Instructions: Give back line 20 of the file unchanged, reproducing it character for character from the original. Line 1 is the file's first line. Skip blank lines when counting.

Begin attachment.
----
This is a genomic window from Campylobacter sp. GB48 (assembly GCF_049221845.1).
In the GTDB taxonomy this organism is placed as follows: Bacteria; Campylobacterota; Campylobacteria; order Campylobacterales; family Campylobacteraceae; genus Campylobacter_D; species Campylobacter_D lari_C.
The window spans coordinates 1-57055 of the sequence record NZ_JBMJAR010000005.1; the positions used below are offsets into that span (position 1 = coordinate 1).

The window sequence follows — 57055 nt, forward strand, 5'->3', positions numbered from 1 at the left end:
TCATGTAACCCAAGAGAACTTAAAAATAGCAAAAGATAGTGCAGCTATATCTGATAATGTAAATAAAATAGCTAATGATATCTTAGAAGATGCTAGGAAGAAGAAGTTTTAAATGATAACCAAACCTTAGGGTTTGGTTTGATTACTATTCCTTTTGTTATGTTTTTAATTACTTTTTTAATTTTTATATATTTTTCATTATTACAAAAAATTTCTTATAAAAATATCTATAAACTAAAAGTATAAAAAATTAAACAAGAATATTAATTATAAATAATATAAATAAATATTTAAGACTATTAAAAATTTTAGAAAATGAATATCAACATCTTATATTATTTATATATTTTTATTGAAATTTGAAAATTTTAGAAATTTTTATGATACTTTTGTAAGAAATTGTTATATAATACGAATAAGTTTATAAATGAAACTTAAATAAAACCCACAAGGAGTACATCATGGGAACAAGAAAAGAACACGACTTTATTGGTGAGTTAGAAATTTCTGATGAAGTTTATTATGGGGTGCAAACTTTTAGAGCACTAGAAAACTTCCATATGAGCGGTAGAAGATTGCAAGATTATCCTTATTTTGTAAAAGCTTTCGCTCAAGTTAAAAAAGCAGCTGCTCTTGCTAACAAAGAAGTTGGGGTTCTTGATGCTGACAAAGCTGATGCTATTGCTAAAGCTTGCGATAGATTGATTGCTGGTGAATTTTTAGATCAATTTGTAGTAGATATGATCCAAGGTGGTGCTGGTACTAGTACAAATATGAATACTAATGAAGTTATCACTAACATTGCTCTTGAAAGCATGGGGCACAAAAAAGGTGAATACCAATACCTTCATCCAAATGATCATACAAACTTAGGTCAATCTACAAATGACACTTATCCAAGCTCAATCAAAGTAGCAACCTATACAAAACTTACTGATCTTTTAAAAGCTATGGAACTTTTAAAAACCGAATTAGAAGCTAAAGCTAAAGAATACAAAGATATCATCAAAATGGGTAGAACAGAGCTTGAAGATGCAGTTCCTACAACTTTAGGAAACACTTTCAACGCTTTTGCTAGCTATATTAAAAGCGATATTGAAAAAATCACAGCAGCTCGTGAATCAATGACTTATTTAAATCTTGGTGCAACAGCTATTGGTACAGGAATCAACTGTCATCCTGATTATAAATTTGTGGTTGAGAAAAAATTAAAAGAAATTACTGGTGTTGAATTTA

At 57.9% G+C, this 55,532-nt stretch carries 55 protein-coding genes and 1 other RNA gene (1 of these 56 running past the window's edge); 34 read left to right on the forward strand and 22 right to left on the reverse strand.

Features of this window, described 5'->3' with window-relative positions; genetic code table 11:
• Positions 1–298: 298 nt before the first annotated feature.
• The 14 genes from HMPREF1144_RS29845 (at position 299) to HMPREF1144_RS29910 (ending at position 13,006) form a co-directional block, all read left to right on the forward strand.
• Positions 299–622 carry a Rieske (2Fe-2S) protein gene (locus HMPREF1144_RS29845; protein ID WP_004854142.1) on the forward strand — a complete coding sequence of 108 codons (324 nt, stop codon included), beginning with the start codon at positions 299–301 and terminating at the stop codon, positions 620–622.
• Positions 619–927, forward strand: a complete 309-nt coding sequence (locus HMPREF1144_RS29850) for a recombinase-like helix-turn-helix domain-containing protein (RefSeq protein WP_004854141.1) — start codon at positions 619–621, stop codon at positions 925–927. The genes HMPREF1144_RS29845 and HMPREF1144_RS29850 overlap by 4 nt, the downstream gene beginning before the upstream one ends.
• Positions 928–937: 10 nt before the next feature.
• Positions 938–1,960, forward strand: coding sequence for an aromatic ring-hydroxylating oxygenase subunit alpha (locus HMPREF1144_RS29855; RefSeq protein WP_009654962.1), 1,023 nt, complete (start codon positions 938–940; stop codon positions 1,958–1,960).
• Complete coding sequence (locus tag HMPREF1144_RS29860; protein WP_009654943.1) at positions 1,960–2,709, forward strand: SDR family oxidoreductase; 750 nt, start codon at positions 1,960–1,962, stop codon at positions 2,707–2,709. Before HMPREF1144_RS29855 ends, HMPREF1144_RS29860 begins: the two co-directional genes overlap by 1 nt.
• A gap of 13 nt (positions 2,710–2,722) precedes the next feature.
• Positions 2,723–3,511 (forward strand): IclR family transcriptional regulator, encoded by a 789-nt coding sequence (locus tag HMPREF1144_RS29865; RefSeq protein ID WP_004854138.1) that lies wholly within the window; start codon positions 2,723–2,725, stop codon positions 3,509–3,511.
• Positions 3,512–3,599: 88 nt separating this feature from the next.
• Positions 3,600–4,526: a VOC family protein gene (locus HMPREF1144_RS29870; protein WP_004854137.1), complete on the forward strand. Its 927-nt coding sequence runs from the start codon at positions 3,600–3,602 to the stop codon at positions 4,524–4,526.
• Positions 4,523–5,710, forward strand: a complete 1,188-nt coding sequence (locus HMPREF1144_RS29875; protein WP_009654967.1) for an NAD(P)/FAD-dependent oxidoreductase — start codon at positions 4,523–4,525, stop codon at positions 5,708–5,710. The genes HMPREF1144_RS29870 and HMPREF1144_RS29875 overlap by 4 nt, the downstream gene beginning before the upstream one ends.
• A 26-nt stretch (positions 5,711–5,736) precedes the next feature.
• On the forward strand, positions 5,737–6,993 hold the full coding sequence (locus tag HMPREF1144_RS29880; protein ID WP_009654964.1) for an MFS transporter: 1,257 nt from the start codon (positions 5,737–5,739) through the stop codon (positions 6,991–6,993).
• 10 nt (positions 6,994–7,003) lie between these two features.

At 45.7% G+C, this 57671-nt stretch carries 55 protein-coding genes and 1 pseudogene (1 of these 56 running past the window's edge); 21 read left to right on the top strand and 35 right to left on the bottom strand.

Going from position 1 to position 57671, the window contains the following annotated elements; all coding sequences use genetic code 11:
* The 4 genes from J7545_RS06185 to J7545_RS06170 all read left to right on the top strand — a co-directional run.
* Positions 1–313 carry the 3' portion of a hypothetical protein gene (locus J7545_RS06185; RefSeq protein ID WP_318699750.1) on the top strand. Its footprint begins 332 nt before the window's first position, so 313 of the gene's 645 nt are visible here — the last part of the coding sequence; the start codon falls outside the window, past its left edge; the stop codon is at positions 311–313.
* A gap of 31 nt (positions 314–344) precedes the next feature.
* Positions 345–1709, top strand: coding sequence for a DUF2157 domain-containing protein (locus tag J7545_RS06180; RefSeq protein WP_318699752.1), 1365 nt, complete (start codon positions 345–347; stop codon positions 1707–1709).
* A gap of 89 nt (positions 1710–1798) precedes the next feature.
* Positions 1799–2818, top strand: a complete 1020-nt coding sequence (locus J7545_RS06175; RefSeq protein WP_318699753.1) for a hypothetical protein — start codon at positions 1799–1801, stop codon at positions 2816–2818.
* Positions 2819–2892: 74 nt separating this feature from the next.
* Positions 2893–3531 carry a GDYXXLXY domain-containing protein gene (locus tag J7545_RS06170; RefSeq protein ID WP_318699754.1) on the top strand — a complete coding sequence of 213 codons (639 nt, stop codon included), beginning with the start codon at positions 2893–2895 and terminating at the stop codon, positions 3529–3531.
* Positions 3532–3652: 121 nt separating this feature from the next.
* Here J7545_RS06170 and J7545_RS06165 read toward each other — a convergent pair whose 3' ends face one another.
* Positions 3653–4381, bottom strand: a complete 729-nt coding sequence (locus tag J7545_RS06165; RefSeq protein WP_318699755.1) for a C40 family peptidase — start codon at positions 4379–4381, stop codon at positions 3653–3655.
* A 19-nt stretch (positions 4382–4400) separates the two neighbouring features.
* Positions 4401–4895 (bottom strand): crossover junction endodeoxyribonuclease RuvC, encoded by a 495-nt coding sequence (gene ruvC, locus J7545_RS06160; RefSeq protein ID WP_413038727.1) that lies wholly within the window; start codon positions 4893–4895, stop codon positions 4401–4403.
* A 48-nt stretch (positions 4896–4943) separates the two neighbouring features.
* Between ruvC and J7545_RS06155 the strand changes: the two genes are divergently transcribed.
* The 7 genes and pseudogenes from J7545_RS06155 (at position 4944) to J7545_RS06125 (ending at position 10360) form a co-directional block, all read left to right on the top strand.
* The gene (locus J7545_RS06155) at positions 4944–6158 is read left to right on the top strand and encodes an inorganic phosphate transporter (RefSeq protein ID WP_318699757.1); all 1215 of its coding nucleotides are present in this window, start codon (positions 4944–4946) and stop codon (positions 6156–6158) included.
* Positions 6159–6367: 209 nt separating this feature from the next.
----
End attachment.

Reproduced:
• A 26-nt stretch (positions 5,711–5,736) precedes the next feature.